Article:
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Jaibi was the stage name of the American soul singer Joan Banks (February 6, 1943 - September 4, 1984).

Jaibi
Jaibi.jpg
Background information
Birth name Joan Carol Pulliam
Also known as Joan Bates
Joan Banks
Joan Pulliam Myer
Born (1943-02-06)February 6, 1943
Died September 4, 1984(1984-09-04) (aged 41)
New York City, US
Genres R&B, soul
Occupation(s) Singer, songwriter
Years active 1964–1968
Labels Kapp Records
Associated acts The Pleasures
Larry Banks

Life and careerEdit

Born Joan Carol Pulliam, and later known as Joan Bates after her marriage to her first husband Anthony Bates Sr., she first recorded with a group, the Pleasures, in 1964-65.[1] However, she is best known for her solo records, "You Got Me" / "What Good Am I" and "It Was Like A Nightmare". These were issued on Kapp Records in 1967, co-written and produced by her second husband Larry Banks, previously the husband of singer Bessie Banks. Joan and Larry married in 1965; they also wrote songs together. Her records were not successful in terms of sales and, after a few more recordings up to 1968, some with her husband as Lawrence & Jaibi, her musical career ended.[2]

She and Banks later divorced, and she completed her schooling, acquiring a master's degree in computer programming. Joan continued her life as an accomplished and successful computer programmer analyst for companies such as Polygram Records, IBM and finally reaching a high-level position at the Transamerica Corporation. She died of leukemia, on September 4, 1984; official records give her name at that time as Joan Pulliam Myer.[3] She left behind 4 children — Anthony Bates Jr., Brian Bates, Tracey Banks and Corey Banks.[2] Corey Banks performs and records under the name Corey Drumz.[4]

LegacyEdit

Since the 1990s, her recordings have been included on several compilations, including two volumes of Dave Godin's Deep Soul Treasures: Taken from the Vaults, and Larry Banks' Soul Family Album, released by Ace Records in 2007.[5]

Her recordings are now remembered largely due to the efforts of soul music pioneer Dave Godin, who regarded them as masterpieces, of "almost indescribable beauty and poignancy", the ultimate expression of Deep Soul music. He wrote:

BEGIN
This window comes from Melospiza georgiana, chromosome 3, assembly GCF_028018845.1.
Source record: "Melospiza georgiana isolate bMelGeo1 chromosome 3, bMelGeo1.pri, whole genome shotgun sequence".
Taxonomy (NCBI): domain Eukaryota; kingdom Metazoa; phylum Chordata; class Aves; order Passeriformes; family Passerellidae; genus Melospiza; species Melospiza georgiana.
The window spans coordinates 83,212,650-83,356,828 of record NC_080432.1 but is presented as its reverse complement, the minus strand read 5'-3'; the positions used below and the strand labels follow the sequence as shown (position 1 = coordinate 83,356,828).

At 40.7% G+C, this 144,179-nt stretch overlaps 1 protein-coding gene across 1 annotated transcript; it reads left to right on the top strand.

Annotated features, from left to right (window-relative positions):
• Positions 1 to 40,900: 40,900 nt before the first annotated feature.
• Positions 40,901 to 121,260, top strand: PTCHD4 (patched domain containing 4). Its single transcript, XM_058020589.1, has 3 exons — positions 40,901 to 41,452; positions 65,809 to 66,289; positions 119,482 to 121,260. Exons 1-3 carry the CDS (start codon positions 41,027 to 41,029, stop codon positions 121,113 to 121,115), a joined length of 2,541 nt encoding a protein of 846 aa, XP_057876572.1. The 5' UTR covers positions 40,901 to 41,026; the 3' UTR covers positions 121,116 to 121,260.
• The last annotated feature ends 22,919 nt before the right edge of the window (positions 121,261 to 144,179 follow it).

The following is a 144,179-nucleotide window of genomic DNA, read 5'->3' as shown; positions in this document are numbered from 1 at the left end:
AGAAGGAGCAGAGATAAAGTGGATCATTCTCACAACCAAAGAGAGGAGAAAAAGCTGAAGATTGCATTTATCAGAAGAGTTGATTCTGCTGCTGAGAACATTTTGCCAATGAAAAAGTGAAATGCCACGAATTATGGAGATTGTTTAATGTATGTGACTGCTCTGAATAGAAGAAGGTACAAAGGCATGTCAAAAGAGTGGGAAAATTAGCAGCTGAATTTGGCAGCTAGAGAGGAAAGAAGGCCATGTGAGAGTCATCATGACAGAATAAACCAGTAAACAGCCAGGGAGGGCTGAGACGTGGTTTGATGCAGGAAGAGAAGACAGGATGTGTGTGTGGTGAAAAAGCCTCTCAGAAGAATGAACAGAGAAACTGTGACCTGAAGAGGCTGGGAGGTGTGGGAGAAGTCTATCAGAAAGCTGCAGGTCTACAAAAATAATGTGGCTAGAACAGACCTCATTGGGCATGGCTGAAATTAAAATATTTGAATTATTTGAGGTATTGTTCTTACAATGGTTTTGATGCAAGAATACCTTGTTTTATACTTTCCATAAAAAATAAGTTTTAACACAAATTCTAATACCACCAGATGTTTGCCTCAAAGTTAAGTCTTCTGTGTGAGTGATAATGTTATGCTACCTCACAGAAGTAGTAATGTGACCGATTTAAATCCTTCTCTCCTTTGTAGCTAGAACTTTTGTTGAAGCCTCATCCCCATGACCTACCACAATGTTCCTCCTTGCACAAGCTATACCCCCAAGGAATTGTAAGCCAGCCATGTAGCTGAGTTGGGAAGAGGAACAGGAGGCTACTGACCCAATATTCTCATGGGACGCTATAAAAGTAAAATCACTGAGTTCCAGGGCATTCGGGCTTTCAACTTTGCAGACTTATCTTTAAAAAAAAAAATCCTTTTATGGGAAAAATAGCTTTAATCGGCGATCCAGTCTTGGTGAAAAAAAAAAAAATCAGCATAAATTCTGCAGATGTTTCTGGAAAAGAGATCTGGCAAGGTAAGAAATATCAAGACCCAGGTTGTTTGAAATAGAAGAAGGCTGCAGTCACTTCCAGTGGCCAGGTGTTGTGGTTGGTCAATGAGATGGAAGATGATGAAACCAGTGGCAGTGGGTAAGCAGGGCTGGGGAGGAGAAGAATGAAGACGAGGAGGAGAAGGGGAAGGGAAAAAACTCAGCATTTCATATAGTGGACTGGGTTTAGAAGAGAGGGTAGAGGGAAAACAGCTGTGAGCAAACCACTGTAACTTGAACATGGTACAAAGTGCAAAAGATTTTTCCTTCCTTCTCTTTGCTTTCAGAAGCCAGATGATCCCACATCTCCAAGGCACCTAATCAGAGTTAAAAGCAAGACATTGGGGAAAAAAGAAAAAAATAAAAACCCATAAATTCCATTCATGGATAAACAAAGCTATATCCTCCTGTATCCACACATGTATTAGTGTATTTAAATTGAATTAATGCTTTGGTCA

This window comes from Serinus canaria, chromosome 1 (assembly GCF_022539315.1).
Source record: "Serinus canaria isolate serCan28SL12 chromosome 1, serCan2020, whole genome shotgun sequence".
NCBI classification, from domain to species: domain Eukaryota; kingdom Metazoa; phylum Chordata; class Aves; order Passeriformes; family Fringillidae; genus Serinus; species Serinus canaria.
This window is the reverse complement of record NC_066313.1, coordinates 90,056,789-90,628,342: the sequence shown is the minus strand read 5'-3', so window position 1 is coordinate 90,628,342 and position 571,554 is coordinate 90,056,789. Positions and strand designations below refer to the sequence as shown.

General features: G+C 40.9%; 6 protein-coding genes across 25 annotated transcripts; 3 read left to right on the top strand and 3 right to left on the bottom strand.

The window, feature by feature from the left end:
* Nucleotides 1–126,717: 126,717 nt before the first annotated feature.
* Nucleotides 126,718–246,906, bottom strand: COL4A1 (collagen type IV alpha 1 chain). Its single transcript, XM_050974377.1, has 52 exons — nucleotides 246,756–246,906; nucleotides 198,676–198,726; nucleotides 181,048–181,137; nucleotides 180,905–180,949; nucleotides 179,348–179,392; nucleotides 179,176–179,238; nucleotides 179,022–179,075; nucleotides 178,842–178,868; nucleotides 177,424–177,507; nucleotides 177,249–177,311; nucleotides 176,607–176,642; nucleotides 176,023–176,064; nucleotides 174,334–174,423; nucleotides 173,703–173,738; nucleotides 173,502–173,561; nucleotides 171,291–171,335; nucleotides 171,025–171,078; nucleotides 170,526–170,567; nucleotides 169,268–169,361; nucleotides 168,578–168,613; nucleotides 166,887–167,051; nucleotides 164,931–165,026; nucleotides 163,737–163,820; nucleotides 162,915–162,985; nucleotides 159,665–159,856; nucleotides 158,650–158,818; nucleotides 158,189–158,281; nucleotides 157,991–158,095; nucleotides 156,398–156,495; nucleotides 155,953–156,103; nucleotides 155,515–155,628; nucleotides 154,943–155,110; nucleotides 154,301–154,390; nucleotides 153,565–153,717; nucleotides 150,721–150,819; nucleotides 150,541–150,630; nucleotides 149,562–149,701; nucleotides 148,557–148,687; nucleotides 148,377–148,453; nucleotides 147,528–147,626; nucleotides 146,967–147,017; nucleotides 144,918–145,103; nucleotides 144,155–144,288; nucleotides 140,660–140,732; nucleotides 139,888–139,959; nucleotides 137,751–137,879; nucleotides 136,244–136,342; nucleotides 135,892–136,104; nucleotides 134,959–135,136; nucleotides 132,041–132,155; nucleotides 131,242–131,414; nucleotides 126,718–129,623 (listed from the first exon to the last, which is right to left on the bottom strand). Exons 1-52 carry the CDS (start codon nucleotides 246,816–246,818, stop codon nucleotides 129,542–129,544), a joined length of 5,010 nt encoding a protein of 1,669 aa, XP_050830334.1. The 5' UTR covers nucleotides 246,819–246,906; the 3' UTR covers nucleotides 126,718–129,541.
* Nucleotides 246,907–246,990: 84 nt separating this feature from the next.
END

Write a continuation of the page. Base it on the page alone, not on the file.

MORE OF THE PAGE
"No matter if you have only ever made one record, or written one book, or made one film, if that work is a great work of art then your name deserves to be remembered and your memory thanked equally as if you had produced dozens. For, in the creation of a masterpiece, even if it only touches the lives of a few, you have enriched life itself beyond measure, and in this respect, those who benefit in this way have been given a precious jewel of experience to add to all those other magic moments we collect as we journey through life."[6]

This high opinion of her recordings was endorsed by James McKean of Stylus Magazine, who wrote:

"Were it not for a slightly clumsy fade-out I would try to make a case for this ["You Got Me"] being, quite simply, the perfect record. Although well under three minutes, it is by no means a pop song—it didn't jump out and grab me, and it might not grab you. But give it your full attention and you’ll come to cherish how the voice soars, becoming both the loved and the love, capturing perfectly the point between strength and vulnerability, pulling the two together ‘til they meet as one. The stately pace, the way the horns swell slowly and with such grace behind the melody, the way the bass starts boiling over when she sings "I try to fight this burning desire", the swirling keyboard licks, fuck, even the drums are bursting with emotion. This is the shit. This is AWESOME. I love this song!"[7]

ReferencesEdit